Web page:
First-time feature director David Gelb tries to create lively scares out of the bringing-back-the-dead film genre with “The Lazarus Effect.” The best he gets are a few nervous twitches.
His feature has little more substance than a cable sci-fi movie that starts with a decent idea but gets jumbled by so many predictable and worn out tropes — the evil of big business, the sins of playing God, the wackiness of quirky scientists, the danger of an evil canine — that by the time the closing credits come 83 minutes later (and it will seem much longer) the finale is a mangled mess so convoluted the only thing Gelb could do was just stop the film.
It was easy to stop as nothing really good had ever gotten started.
The nugget of an idea at the core of “The Lazarus Effect” is that a group of scientists have found a formula to restart the recently departed. Their experiments with a pig and a dog appear to have worked, although the canine ends up acting like a cousin to Cujo. What’s one demonic dog when there are discoveries to be made?
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Before they can reveal their work to the world, an evil drug company swoops in and takes all of their research. This comes on top of the university — where they had been conducting the unsanctioned experiments — shutting down their operation.
The life-giving group — led by the bland Frank (Mark Duplass) and his too-good-for-him fiancée, Zoe (Olivia Wilde) — convince the rest of the team (Donald Glover, Evan Peters and Sarah Bolger) they should try one more time to revive a dead dog, capture the work on video and show the world they are the ones who created the formula.
This all goes bad when Zoe is electrocuted. Out goes the dead dog and the deceased scientist gets the formula. She comes back but Zoe returns with some demonic tendencies — partly connected to a dream she’s been having — she didn’t have before her death.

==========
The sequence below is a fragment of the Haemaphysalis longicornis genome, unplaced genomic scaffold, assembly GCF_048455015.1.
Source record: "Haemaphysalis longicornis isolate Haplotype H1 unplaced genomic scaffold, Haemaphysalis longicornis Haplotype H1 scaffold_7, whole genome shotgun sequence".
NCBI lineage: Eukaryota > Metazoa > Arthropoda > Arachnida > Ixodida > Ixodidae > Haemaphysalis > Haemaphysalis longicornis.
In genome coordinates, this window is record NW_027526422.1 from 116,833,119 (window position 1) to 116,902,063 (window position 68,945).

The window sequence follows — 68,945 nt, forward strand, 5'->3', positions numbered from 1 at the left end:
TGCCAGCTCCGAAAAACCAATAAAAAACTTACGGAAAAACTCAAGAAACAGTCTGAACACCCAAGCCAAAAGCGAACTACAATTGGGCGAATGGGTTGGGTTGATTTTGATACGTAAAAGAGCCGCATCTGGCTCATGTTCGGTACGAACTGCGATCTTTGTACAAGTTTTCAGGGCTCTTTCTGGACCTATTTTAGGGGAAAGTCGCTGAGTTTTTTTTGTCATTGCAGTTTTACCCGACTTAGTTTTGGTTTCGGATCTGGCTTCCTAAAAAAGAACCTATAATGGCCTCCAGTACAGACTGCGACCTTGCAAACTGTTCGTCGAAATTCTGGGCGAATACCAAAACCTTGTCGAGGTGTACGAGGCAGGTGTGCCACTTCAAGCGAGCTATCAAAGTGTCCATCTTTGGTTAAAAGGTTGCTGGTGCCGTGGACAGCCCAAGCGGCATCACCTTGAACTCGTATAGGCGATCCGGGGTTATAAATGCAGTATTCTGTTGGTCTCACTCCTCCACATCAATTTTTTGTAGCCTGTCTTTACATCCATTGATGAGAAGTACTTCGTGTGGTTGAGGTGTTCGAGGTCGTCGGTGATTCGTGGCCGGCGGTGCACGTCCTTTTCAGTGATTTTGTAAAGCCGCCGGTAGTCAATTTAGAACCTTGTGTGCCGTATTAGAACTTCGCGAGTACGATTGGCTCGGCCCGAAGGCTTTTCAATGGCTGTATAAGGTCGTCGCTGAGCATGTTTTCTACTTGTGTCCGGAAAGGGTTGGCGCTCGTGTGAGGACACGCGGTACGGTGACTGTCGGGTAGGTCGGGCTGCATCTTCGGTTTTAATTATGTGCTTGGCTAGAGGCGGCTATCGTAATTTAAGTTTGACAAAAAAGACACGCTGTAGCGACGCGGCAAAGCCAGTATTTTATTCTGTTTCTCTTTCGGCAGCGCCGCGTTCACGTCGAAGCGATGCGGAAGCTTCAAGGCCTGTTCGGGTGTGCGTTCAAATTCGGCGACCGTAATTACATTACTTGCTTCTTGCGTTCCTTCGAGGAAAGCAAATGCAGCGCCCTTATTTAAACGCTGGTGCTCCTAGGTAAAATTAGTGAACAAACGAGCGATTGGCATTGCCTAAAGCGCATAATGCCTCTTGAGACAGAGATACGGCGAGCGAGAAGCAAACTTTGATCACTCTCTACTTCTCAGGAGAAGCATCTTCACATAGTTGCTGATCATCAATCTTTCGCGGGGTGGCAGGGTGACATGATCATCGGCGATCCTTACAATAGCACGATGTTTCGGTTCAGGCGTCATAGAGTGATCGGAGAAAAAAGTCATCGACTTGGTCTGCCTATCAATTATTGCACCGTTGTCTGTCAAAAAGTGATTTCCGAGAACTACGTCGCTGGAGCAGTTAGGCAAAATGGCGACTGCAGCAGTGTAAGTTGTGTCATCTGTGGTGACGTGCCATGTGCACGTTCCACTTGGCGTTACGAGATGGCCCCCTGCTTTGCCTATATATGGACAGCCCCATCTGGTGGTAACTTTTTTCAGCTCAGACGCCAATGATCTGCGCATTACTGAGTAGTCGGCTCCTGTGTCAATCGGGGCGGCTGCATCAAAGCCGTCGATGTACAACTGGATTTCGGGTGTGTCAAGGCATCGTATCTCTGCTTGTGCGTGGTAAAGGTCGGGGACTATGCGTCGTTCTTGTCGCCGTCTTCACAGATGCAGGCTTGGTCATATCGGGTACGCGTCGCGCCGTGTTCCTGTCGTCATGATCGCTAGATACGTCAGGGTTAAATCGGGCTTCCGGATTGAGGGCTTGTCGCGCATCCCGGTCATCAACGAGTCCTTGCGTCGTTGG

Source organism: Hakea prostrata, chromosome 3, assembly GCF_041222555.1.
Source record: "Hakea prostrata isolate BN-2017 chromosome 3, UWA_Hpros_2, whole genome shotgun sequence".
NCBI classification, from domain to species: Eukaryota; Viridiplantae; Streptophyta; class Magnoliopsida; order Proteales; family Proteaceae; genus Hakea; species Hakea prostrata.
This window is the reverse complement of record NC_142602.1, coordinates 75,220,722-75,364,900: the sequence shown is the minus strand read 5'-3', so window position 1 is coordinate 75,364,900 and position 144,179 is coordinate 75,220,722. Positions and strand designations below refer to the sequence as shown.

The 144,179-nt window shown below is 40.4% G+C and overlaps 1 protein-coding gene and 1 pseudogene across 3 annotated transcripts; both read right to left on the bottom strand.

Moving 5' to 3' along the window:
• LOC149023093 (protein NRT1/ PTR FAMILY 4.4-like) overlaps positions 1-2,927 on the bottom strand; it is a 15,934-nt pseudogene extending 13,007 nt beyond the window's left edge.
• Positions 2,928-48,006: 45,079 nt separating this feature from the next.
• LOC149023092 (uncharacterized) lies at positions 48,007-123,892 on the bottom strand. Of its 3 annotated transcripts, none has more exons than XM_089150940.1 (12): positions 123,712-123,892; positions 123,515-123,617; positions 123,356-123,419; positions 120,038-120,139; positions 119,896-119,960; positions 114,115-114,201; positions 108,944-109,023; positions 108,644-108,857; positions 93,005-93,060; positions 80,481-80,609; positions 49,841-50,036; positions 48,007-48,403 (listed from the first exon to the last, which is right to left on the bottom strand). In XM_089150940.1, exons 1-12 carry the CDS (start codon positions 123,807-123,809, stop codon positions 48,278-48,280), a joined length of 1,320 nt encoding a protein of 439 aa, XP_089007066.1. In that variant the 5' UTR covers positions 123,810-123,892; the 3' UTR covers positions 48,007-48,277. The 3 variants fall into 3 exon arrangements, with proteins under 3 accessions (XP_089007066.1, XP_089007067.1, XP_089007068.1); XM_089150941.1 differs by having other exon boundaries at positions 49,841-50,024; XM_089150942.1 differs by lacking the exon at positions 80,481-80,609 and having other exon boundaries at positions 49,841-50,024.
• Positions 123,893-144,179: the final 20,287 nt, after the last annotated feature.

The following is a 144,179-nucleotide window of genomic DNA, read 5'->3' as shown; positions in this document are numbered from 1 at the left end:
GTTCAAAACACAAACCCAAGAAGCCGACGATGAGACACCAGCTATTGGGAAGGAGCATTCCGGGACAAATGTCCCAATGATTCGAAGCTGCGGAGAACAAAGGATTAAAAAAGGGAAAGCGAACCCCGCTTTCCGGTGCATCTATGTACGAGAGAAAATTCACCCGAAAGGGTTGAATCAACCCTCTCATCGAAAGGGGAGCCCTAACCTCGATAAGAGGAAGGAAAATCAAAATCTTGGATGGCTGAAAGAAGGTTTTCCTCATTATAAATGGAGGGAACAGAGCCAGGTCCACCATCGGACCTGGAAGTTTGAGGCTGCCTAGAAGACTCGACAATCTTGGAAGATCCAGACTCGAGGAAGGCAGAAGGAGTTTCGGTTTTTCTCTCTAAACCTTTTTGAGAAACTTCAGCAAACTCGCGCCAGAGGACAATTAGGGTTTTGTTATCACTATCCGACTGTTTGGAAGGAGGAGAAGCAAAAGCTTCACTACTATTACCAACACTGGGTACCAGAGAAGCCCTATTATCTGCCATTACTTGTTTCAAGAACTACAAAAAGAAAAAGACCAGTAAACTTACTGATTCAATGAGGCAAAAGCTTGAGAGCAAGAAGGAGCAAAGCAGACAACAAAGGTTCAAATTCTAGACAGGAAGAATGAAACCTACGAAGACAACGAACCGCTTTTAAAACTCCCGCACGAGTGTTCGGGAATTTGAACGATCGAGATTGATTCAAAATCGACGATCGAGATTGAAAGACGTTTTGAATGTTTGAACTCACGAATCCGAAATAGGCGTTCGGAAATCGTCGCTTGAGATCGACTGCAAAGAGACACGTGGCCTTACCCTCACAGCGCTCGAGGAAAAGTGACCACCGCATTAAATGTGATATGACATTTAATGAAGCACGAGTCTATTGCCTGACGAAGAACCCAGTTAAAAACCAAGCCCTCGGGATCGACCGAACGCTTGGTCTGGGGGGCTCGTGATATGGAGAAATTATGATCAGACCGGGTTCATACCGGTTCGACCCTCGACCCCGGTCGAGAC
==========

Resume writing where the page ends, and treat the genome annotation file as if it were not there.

The film might have been scary if everything about this production wasn’t played at such a middle of the terror road level. The lab is the only set. The potential victims are limited and eliminated in very safe PG-13 ways. The pacing is one step faster than a funeral march.
The only tense moments are waiting for the lights to flicker and Zoe popping up a few feet away. That gimmick becomes so predictable, the scares fade as fast as the plot.
It fell to Wilde to play the villain of this piece and she just doesn’t come across as either wicked or insane enough to create chills and thrills. Instead of an evil stare, most of the time she looks like she’s either trying to hold back a sneeze or some other bodily function.
Writers Luke Dawson and Jeremy Slater get the film off to a slow start with all of the early experiments. The lack of anything original to have the characters do forces them to resort to elements so familiar to the horror genre there are no surprises.
Toss in their inability to create a proper storyline and the movie ends up being like Frankenstein’s monster before the lightning shock — it’s a lot of pieces sewn together that are lifeless.